Nobody likes being covered from head to toe in big red blotches, and I’m no exception. Unfortunately, that is what happened to me this month. Some kind of allergy maybe? I felt fine but looked like I’d been stung by a swarm of bees. And, of course, it had to happen when our village was holding its annual fiesta.
The fiesta always begins on the Friday, at midday, when Geronimo beats the church bells with a hammer for a full minute. He then clambers down the church tower and lets off loud fireworks in the village square. I didn’t need to show my spotty face in public to appreciate that these sounds signal the start of El Hoyo’s fiesta.
Our village is tiny, but at fiesta time hundreds of people arrive and cars jam every street.On Friday night even more people arrive and the band tunes up for the dancing in the square. Joe and I gave it a miss this time, knowing from past experience that this is mild compared with the festivities to come. Even so, music thumped until three o’clock in the morning, vibrating every wall of our house.
Lots of events happened on the Saturday. I didn’t take part in the pudding contest, or the wine tasting, being too self-conscious of my ugly mug. I didn’t watch the flamenco dancing in the square because I didn’t want to put the dancers off. I didn’t see the clown, or dinosaur on stilts, or watch the play, because I didn’t want to frighten small children.
However, from the vantage point of our roof terrace, we could see and hear everything so I didn’t feel cut off. The whole village throbbed with noise and activity. Kids screamed and let off firecrackers. Dogs barked and the village cats hid. Our neighbours, the Ufartes, spilled out into the street. Papa Ufarte and his cousins strummed on their guitars, singing wild gypsy songs, as his wife and relations clapped and whirled to the infectious rhythm.
When night fell, the band struck up again in the square. Under the cover of darkness, Joe and I joined the dancers for half an hour, then strolled the few steps home. As usual the music raged all night, but it didn’t keep us awake. At six o’clock in the morning I woke briefly to hear the party was still in full swing. Where do the Spanish get their energy from?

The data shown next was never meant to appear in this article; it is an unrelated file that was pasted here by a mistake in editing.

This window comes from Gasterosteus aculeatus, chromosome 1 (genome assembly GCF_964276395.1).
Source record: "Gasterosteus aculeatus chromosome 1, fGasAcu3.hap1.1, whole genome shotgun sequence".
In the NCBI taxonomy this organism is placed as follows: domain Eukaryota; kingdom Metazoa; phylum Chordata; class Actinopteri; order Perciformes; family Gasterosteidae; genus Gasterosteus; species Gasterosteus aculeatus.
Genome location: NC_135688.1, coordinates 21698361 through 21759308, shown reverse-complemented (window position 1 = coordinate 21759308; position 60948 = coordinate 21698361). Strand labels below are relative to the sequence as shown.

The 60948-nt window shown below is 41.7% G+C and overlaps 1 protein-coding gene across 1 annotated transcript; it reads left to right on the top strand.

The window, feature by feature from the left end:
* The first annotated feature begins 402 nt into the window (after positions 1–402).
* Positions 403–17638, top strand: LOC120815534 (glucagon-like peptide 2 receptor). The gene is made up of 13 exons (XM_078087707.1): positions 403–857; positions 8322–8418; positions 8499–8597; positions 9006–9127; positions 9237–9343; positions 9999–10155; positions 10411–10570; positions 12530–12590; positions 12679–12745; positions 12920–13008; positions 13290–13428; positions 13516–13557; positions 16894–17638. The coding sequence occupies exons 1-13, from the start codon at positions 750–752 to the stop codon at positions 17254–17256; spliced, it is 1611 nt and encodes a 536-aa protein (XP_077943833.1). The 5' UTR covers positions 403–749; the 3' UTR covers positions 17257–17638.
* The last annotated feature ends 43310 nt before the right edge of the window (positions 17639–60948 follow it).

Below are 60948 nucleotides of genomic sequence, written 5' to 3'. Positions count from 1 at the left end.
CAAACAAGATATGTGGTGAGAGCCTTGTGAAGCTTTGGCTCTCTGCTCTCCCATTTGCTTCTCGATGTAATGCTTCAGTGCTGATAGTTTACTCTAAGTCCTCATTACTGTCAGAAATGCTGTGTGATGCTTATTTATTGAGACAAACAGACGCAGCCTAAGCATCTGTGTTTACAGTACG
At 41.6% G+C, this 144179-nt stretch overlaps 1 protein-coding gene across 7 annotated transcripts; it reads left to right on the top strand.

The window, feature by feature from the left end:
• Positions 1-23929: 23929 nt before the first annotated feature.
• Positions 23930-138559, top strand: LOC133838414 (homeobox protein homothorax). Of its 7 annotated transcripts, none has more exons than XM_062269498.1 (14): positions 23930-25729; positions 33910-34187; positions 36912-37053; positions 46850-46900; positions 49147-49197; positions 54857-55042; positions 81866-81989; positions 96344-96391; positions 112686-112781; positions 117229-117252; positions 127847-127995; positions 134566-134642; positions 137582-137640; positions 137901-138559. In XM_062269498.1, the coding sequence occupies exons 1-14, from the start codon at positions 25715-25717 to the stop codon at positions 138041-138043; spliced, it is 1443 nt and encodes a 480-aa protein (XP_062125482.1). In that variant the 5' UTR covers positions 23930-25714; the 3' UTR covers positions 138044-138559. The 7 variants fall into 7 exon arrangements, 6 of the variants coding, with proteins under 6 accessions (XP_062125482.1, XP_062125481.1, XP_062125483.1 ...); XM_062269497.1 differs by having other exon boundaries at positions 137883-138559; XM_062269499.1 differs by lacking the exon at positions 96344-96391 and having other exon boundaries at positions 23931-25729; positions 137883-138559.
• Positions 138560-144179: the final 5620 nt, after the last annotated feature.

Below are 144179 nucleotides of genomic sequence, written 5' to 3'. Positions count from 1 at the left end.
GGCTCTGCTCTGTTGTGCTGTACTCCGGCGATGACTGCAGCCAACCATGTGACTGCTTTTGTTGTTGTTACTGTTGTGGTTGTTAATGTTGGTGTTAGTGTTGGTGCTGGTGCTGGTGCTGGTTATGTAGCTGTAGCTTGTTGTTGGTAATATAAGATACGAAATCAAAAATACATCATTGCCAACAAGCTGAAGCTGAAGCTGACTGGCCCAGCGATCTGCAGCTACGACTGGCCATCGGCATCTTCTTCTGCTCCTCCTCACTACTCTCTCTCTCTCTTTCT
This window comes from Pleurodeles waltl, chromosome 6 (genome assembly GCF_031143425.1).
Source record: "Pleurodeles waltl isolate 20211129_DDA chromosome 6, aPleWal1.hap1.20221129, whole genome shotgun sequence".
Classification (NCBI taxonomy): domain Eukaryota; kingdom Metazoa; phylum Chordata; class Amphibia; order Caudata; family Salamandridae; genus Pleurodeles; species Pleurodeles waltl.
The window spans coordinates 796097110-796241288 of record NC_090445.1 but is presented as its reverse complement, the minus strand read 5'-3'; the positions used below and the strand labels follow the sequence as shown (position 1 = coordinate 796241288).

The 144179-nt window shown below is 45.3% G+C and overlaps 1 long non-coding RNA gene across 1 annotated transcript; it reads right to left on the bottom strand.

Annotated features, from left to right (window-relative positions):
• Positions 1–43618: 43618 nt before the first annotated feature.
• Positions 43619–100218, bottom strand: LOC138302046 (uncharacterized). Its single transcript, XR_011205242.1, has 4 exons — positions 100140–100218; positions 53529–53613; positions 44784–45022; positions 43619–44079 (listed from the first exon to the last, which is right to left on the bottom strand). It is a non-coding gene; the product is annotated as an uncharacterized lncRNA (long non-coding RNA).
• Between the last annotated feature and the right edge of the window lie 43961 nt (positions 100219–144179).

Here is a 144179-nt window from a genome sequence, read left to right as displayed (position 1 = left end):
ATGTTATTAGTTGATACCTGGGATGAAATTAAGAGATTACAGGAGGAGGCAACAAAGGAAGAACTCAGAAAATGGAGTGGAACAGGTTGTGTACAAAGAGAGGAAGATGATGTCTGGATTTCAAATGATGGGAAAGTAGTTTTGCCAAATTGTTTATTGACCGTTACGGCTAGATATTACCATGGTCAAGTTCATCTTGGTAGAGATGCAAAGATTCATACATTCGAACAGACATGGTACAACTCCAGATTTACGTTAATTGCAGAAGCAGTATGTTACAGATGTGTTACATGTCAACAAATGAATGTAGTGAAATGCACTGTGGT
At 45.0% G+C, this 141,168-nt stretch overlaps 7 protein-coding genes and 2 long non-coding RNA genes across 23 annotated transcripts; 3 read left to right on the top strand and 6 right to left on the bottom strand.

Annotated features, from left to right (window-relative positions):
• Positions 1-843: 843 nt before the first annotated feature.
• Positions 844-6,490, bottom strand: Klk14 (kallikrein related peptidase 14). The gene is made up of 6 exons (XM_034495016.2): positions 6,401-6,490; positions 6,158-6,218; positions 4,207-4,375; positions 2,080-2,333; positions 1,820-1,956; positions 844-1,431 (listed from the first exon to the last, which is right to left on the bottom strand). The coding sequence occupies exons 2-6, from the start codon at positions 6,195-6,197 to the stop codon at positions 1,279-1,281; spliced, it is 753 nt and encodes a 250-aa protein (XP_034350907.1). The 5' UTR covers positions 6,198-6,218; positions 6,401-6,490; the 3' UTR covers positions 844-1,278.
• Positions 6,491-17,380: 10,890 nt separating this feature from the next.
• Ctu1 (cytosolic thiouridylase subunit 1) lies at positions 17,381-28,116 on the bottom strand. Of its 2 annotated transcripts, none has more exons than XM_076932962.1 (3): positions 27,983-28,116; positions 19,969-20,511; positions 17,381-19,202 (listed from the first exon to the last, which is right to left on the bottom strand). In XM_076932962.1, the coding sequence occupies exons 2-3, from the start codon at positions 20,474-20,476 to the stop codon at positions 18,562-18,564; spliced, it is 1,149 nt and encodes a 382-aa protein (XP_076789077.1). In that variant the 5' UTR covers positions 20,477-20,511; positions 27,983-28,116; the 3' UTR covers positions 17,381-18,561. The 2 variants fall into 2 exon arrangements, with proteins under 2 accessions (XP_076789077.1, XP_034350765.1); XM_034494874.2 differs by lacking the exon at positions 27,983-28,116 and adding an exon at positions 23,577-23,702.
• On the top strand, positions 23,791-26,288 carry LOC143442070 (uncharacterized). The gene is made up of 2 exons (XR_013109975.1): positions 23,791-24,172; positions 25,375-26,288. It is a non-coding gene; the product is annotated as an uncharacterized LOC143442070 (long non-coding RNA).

Sunday saw marching bands and processions pass our house, bearing the Virgin Mary and the village saint shoulder-high. More church bells, more fireworks and more dancing in the square. Finally, on Sunday night, the cars drove away, leaving the village silent, ankle deep in spent fireworks and litter.
The next week, Joe had to go away for a few days. As soon as he left, so did my blotches. I’m guessing it was just an allergy after all.
Perhaps I’m allergic to Joe?
(Pollo con tomates y aceitunas a la Andaluza)
Serves 4 to 6
~ 15 minutes preparation ~
~ 2hrs 20 minutes cooking ~
This is one of our favourite autumn/winter dishes, so easy it almost cooks itself! A lovely, rich, tomato sauce and juicy olives really finish off this dish. Use the chicken carcass to make chicken stock and freeze for another day. Serve with mashed potato or rice, and seasonal vegetables.
1 large whole chicken, separated into drummers, thighs, wings and breasts
1 large tin of whole plum tomatoes, about 480g (19.8 oz)
Tablespoon of thyme leaves
8 cloves of garlic
125g (4.4 oz) pitted green olives
125ml (41⁄4 US fl.oz) white wine
Teaspoon hot smoked paprika
1. Preheat the oven to 220C/425F/Gas Mark 7.
2. Remove the skin from the chicken pieces and place into a large terracotta cazuela (or casserole dish) so they are all in one layer. Season with salt.
3. Roughly chop the tomatoes and peel and slice the garlic.
4. Add the tomatoes, garlic, olives, thyme and wine to the chicken.
5. With your hands, mix all ingredients together so the chicken is well coated.
6. Place in the oven and cook for 20 minutes.
7. Lower the heat to 150C/300F/Gas Mark 2. Cook for another 2 hours.
by Victoria Twead.
Victoria is a New York Times bestselling author. In 2004 she nagged poor, long-suffering Joe into leaving Britain and relocating to a tiny, remote mountain village in Andalucía, where they became reluctant chicken farmers and owned the most dangerous cockerel in Spain. Village life inspired Victoria’s first book, Chickens, Mules and Two Old Fools, and was quickly followed by two more in the Old Fools series, all of which fast became Amazon bestsellers.
Victoria and Joe continue to enjoy life keeping chickens, writing, sampling the local wine and living alongside their colourful neighbours.
Read Victoria's other Expat Focus articles here or click the button below to view her own blog…